The Demands for Real Zero on the last page of the report refer not only to transforming our energy system, but also to advocating the rights of Indigenous Peoples, small farmers and local communities, and to the transition towards a new economics for people and planet. We strongly hope that this report will reach to those many people who wish to solve climate problems and are working towards a climate-just world.
Press release: Japanese translation of the report “Chasing Carbon Unicorns: The deception of carbon markets and ‘net zero’” (FoE Japan, 25 October, 2021)
Press release: Chasing Carbon Unicorns: The deception of carbon markets and “net zero” (FoE International, 22 February, 2021)
Financial Assets of Financial Alliance For Net Zero Reach 14.8 Quadrillion Yen, London Declares Net-Zero Financial Market (Newsweek Japan, Nov. 4, 2021, in Japanese)
English to Japanese translation: WWF report on responsible investmentCategory: Language
Keyword: Research report / Guidelines、Translation
Client: WWF Singapore
In January 2021, WWF published the results of its 2021 report on responsible investment practices, titled RESPOND (Resilient and Sustainable Portfolios that Protect Nature and Drive Decarbonization).
We translated the report into Japanese under the supervision of a Japanese-native editor from WWF.
We did thorough research on technical terms on responsible investment, and ensured consistency in the entire report. Japanese language has three types of letters: hiragana, katakana and kanji. Our first draft used terms in kanji for “asset manager(s)” and “asset owner(s)” because it is reader-friendly in general.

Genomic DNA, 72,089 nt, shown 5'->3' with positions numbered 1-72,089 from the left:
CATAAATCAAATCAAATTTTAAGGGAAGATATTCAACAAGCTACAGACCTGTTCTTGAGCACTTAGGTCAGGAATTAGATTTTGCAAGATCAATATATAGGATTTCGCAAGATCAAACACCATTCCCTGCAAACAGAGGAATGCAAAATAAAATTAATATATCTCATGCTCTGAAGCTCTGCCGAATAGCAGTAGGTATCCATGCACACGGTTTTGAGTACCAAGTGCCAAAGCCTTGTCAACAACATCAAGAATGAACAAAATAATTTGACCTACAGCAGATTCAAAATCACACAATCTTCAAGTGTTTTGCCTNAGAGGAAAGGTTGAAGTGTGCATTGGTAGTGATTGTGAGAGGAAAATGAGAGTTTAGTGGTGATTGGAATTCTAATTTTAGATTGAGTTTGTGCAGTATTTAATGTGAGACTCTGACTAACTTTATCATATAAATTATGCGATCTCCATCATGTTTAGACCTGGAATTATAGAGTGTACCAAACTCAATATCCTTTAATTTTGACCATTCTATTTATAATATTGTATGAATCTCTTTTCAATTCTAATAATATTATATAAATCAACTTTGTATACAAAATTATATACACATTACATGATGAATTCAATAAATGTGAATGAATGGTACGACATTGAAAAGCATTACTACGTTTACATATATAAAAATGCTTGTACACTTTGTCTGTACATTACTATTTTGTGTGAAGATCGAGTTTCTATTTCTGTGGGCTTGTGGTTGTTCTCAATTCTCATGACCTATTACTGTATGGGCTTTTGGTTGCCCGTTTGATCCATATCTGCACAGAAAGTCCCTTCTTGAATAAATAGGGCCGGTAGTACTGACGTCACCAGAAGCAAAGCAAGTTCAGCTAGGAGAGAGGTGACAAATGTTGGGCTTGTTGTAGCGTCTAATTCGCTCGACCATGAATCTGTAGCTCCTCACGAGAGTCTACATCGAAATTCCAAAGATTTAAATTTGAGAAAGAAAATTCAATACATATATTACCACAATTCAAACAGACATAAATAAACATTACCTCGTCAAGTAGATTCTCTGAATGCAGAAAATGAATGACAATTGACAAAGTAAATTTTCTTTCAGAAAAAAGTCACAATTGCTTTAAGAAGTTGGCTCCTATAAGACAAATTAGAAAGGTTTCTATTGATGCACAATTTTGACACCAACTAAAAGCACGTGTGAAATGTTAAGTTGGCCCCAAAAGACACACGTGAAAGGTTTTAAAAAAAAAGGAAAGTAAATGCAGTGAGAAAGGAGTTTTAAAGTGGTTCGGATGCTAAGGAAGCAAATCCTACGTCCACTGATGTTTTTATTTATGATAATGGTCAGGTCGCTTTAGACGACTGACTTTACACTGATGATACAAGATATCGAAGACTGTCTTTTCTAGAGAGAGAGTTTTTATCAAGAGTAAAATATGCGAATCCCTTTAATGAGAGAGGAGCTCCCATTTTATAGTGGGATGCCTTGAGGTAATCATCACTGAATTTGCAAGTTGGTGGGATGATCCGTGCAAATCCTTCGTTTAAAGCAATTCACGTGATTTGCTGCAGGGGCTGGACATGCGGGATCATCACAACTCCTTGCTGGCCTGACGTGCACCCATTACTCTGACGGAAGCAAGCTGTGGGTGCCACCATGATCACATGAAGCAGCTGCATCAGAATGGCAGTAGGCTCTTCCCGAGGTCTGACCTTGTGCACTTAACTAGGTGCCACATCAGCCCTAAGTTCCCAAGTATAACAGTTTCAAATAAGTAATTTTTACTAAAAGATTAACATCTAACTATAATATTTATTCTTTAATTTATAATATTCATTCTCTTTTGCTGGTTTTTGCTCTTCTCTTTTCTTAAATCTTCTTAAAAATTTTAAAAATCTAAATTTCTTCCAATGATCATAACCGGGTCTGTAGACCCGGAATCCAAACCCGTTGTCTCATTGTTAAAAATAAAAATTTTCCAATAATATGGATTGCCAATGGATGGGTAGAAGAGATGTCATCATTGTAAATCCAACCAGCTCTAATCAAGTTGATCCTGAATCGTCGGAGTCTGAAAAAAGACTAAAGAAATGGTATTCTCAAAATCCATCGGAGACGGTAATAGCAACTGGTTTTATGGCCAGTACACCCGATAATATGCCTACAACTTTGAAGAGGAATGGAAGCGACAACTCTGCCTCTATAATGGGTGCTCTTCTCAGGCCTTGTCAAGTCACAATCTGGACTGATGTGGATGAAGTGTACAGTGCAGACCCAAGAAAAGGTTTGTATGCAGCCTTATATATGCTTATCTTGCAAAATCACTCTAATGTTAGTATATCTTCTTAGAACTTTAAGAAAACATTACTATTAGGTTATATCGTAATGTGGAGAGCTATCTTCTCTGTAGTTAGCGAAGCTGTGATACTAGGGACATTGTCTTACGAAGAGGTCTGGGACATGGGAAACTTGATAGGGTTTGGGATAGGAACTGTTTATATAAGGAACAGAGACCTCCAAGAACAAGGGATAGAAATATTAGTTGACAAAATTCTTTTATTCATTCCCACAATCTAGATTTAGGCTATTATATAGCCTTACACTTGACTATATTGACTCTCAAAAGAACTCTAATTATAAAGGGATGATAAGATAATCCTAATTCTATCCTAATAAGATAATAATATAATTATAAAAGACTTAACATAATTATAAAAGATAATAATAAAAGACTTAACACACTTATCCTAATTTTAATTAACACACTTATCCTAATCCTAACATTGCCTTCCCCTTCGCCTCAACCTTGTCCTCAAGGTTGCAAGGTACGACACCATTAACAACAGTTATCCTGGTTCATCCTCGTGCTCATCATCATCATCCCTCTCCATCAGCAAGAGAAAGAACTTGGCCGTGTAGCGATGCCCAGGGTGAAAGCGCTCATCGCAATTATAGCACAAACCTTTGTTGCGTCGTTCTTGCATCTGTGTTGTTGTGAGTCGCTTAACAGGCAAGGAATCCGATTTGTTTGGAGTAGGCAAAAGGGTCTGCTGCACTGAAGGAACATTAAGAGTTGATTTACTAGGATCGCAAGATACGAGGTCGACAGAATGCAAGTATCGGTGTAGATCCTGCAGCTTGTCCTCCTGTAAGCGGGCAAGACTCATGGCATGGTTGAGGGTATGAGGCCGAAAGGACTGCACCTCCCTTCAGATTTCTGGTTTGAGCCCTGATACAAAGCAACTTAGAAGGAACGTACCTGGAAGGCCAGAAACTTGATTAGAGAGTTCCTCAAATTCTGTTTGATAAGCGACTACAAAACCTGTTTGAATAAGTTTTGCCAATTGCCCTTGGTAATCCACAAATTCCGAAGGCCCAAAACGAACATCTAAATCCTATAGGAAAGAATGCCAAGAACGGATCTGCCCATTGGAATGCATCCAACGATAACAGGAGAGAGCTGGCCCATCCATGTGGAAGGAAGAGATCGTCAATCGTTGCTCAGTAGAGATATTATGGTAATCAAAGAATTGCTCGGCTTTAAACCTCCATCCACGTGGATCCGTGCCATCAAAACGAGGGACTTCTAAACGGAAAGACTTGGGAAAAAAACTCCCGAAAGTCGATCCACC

The supervisor changed them into katakana, which is used primarily for foreign words and names of persons from countries other than Japan. He explained the reason that as the target readers of the report are financial professionals, who are more familiar with those terms in English, they would clearly understand the relationship between asset owners, asset managers and portfolio companies. We shared this feedback with our translation team members, which reminded us of the importance of clearly understanding the target audience to choose words that best fit the context.
Aiming for smooth communication with the authors of the report, we did all exchange of emails and comments in English.
The RESPOND report is based on a TCFD-aligned framework developed by WWF to help Asia-based asset managers strengthen their responsible investment practices to meet their clients’ expectations both now, and in the future. The report accompanies an update to the RESPOND online interactive platform that lets stakeholders explore the analysis in more detail. By using the RESPOND tool and framework, asset managers can better play a pivotal role in the transition towards a sustainable and net-zero economy.